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Will Buckingham

5 Podcast Episodes

Latest 1 May 2021 | Updated Daily

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Writer's Block with Will Buckingham

Cultivate Your Quirk

An interview with Will Buckingham about writer's block

22mins

20 Mar 2021

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Will Buckingham, “Sixty-Four Chance Pieces: A Book of Changes” (Earnshaw Books, 2015)

New Books in Literature

Will Buckingham‘s new book is a wonderful cycle of stories that are inspired by and speak back to the Chinese Yijing, the Classic of Changes. Sixty-Four Chance Pieces: A Book of Changes (Earnshaw Books, 2015) collects 64 stories, one for each hexagram in the Yijing. Each story is introduced by a brief commentary that frames it, and these commentaries offer fascinating insights into the significance and genesis of the stories: they relate to aspects of the hexagrams that inspired them, Buckingham’s own travels and experience, research into Yijing scholarship and other aspects of Chinese studies, a broader universe of storytellers and their stories, and more. The pages of Sixty-Four Chance Pieces: A Book of Changes (Earnshaw Books, 2015) are full of amazing characters – emperors! Leibniz! windowsill gods! a bear on a bicycle! a smile artist! Fu Xi! – and it is difficult to put down once you start reading. The stories themselves are wonderful to read on their own, and Will generously read three of them for us on the podcast. Go get yourself a copy: not only is it a great read, but it would make a great addition to a syllabus for university instructor who’s interested in assigning an example of a really inventive way to read and work with a classical Chinese text. Enjoy Learn more about your ad choices. Visit megaphone.fm/adchoicesSupport our show by becoming a premium member! https://newbooksnetwork.supportingcast.fm/literature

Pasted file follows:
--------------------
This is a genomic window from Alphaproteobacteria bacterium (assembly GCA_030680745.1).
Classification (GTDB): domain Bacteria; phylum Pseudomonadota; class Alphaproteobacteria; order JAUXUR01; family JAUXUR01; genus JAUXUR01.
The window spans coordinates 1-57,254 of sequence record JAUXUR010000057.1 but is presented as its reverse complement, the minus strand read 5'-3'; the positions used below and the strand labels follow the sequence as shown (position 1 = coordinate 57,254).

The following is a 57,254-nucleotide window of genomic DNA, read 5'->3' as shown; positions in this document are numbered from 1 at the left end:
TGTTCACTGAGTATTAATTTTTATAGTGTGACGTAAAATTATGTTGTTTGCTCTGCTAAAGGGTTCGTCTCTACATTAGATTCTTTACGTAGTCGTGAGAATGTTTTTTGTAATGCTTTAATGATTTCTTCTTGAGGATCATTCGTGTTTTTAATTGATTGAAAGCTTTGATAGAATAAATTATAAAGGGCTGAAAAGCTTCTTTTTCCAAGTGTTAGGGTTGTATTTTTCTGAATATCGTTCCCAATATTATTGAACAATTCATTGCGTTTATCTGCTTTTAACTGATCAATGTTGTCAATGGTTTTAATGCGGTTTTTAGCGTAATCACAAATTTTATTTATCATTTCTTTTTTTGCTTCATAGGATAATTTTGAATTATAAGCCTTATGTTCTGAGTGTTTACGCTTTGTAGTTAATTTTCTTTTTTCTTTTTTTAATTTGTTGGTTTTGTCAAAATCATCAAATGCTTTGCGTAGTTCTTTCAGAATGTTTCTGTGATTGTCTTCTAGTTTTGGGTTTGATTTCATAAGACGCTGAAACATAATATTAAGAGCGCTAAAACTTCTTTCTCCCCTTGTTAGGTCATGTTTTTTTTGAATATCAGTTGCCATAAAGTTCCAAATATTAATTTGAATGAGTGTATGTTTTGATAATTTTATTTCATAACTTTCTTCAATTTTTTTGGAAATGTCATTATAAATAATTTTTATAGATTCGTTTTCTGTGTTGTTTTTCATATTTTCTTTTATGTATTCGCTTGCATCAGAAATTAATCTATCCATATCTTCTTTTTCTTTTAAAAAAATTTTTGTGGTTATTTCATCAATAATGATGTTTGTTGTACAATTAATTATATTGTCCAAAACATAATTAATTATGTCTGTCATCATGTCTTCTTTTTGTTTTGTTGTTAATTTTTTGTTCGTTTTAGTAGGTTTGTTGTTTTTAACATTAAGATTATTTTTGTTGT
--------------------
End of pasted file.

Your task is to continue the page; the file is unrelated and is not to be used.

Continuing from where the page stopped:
1hr

20 Feb 2016

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Will Buckingham, “Sixty-Four Chance Pieces: A Book of Changes” (Earnshaw Books, 2015)

New Books in East Asian Studies

Will Buckingham‘s new book is a wonderful cycle of stories that are inspired by and speak back to the Chinese Yijing, the Classic of Changes. Sixty-Four Chance Pieces: A Book of Changes (Earnshaw Books, 2015) collects 64 stories, one for each hexagram in the Yijing. Each story is introduced by... Learn more about your ad choices. Visit megaphone.fm/adchoicesSupport our show by becoming a premium member! https://newbooksnetwork.supportingcast.fm/east-asian-studies

1hr

20 Feb 2016

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Woodrat Podcast 46: A philosophical lunch with Will Buckingham (Part 2)

Woodrat Podcast – Via Negativa

The second half of my epic bull session wide-ranging conversation with British novelist, philosopher and blogger Will Buckingham (listen to Part 1). Will talks about how he got into Buddhism and why he eventually drifted away from it; how he turned his doctoral thesis about the literary qualities of Emmanuel Levinas’ writings into a work of philosophy for a popular audience (Finding Our Sea Legs: Ethics, Experience and the Ocean of Stories); and why he’s so fascinated with the I Ching. “What I love more than anything in life,” Will says at one point, “is to have interesting conversations.” I couldn’t agree more. This conversation was definitely a high point of my two weeks in the U.K. http://shadowcabinet.files.wordpress.com/2011/10/episode-46-will-buckingham-part-2.mp3 Podcast feed | Subscribe in iTunes Theme music: “Le grand sequoia,” by Innvivo (Creative Commons Attribution-Noncommercial-Share Alike licence).

21 Oct 2011

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Woodrat Podcast 45: A philosophical lunch with Will Buckingham (Part 1 of 2)

Woodrat Podcast – Via Negativa

On my visit to the U.K. last spring, I arranged to meet with the novelist and philosopher Will Buckingham in a restaurant near the Birmingham train station on my way from Aberystwyth to London. I’m a long-time reader of his blog ThinkBuddha (and more recently of his personal blog) and a fan of his first novel, Cargo Fever. So knowing that he was a guy with wide-ranging interests and a gift for translating abstruse ideas into ordinary language, I figured he had to be pretty interesting to chat with. I wasn’t disappointed. In this first half of our conversation, I got Will talking about the philosophy in the Moomin books of Tove Jannson; the ancient Chinese Daoist text Zhuangzi (actually, I’ve spared you most of that — Will and I share a great fondness for the work, but I realize most listeners won’t have read it); the pervasive sense of loss in the Western philosophical tradition; teaching and writing; Martin Heidegger; why existentialism is no longer popular; Emmanuel Levinas; and parallels between Indian and Greek philosophy. http://shadowcabinet.files.wordpress.com/2011/09/episode-45-will-buckingham-part-1.mp3 Podcast feed | Subscribe in iTunes Theme music: “Le grand sequoia,” by Innvivo (Creative Commons Attribution-Noncommercial-Share Alike licence).

30 Sep 2011